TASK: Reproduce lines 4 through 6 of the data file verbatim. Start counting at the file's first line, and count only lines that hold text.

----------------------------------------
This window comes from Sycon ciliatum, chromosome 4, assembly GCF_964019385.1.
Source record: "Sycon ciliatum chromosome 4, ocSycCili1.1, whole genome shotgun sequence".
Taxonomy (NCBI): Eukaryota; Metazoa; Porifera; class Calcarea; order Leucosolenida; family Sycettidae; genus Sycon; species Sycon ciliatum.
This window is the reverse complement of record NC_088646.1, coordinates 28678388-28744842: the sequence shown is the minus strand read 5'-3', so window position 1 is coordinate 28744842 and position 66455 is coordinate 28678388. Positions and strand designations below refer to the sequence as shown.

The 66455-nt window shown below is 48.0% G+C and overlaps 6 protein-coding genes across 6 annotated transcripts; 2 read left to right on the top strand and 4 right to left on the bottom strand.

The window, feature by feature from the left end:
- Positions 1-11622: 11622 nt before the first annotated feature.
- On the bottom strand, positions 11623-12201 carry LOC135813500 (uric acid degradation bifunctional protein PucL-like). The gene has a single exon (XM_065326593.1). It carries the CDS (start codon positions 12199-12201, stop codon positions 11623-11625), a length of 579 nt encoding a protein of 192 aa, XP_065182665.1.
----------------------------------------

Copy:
This window is the reverse complement of record NC_088646.1, coordinates 28678388-28744842: the sequence shown is the minus strand read 5'-3', so window position 1 is coordinate 28744842 and position 66455 is coordinate 28678388. Positions and strand designations below refer to the sequence as shown.

The 66455-nt window shown below is 48.0% G+C and overlaps 6 protein-coding genes across 6 annotated transcripts; 2 read left to right on the top strand and 4 right to left on the bottom strand.

The window, feature by feature from the left end: